We walked over to the hospital and got checked in. I listened to my music and shifted around to get comfortable while we waited for our room. Then the nurse came and got us, took us to our room (room 6, other Sarah), and gave me my gown. I got dressed and crawled into bed so the nurse (M) could hook me up and check out the baby and my contractions. She wanted to monitor me for 15 minutes before I got out of bed. Before she left the room, she ran my bath water, because that was all I wanted to do. I just wanted to get in the bathtub. They have these super-nice jacuzzi tubs in all the labor and delivery rooms, and I’d been looking forward to it all morning–well, really ever since we’d done the hospital tour.
We gave the nurse my labor plan, and I made sure to tell her that it sounded grouchy but that it didn’t sound grouchy in my head when I wrote it, so please don’t take it that way. M was very nice, looked over the plan, and said she didn’t see any problems. She was on board with natural childbirth, and per my birth plan, she never once asked if I wanted pain meds.
So I was excited. This was it! I was having a baby. While I was hooked up to the monitors, Frank went over to our car, still parked at the doctor’s office, and got the labor bags. iPod speakers, food, reading materials, computers, all that. He came back and hooked the iPod up so I could have my music. Meanwhile, M dimmed the lights and closed the blinds for me. Then she left.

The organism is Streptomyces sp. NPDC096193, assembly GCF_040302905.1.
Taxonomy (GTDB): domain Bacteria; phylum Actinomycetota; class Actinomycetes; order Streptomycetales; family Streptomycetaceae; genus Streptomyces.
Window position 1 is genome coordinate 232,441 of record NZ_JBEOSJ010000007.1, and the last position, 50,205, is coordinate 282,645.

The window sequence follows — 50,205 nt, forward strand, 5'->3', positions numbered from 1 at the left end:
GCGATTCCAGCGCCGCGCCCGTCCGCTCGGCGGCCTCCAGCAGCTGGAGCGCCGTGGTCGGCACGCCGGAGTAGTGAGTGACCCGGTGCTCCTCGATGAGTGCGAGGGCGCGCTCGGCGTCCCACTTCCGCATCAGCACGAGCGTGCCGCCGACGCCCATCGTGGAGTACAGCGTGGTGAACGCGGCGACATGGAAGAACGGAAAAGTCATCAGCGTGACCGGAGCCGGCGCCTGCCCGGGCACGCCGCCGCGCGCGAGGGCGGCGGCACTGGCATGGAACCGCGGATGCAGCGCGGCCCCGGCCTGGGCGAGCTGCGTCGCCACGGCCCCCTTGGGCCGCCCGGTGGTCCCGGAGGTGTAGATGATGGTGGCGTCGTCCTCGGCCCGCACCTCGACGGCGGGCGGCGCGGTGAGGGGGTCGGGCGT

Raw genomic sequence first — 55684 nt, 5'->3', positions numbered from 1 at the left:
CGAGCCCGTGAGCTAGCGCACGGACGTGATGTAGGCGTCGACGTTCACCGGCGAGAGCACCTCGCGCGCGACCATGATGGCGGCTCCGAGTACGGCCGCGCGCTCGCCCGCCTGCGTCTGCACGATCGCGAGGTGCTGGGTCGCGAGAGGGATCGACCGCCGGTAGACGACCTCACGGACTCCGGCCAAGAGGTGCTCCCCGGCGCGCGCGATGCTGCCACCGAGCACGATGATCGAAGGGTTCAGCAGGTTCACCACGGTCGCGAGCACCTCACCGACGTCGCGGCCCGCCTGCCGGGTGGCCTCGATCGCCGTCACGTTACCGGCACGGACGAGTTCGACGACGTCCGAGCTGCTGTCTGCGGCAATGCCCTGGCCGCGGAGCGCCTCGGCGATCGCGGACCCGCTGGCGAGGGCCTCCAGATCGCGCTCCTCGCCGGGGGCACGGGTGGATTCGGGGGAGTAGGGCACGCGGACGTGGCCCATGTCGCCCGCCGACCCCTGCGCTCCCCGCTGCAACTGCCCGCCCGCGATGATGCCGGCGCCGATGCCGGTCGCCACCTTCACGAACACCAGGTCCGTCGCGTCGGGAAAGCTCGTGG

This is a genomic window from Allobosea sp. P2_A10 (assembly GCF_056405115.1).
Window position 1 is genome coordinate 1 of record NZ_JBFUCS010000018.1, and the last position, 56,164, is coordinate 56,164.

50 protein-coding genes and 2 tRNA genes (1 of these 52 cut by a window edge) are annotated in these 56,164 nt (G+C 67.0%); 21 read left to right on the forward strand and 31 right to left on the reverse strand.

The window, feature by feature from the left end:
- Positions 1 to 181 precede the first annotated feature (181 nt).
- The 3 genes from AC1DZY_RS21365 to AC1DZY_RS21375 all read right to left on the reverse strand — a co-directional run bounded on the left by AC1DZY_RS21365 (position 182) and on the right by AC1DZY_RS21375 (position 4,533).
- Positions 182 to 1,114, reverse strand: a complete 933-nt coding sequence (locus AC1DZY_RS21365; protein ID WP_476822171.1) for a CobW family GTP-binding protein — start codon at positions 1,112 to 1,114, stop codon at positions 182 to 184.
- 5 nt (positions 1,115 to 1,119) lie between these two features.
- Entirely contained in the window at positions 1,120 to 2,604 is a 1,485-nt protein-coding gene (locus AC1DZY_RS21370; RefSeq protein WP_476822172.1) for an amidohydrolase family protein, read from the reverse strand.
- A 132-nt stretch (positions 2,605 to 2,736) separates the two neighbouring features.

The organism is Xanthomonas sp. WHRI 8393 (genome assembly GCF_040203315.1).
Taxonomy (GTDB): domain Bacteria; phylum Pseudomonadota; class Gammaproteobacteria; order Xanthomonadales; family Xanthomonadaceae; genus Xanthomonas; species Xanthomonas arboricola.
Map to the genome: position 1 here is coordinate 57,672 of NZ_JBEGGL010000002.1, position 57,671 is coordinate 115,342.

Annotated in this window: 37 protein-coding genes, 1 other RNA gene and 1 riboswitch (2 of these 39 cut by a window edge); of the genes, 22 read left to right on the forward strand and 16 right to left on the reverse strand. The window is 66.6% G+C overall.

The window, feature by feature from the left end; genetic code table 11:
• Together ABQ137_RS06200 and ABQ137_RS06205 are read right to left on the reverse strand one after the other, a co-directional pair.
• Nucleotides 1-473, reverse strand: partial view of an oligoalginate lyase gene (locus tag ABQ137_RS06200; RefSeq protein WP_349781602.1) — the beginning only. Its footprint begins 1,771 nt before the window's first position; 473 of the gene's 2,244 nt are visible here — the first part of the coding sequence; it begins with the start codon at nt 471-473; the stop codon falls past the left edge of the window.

When she came back, I asked when I could get into the tub. She said she didn’t want me to get into the tub yet, because she didn’t like how the baby’s heartbeat looked. She showed me how Buttercup’s heart rate was steady at 150 bpm and explained that even though it’s a good heart rate, they expect the heart rate to fidget and jump around, so it would jump back and forth all around the 150 mark–but Buttercup’s heart wasn’t jumping around, it was just a straight line. She wanted to monitor me for another 15 minutes before I got out of bed.
The next time she came back, I asked about the bathtub, and she said she couldn’t let me out of bed yet. Then she put me on oxygen and told me that she wanted to see how the baby did with oxygen. If baby improved and did well, then she’d try me off oxygen again in hopes that baby would continue to do well off oxygen. Within 5 seconds of oxygen breathing, her heart rate perked right up and started jumping around like it was supposed to. So I continued to breathe deeply, and let me tell you–if I have another baby, I will be asking for oxygen during labor, or maybe I’ll bring my own just in case they say no. That was the best part. The oxygen saturation was so good that I went into a little trance between contractions. It almost felt like I was on laughing gas, except that last time I was on laughing gas, I was enduring much worse torture than labor and childbirth–I was having a 4-hour root canal.
After 15 minutes, M took me off the oxygen, and Buttercup flattened out again. That’s when M told me I couldn’t get in the tub, because I would have to be hooked up to the monitors and oxygen for my entire labor. I could only get out of bed to go to the bathroom.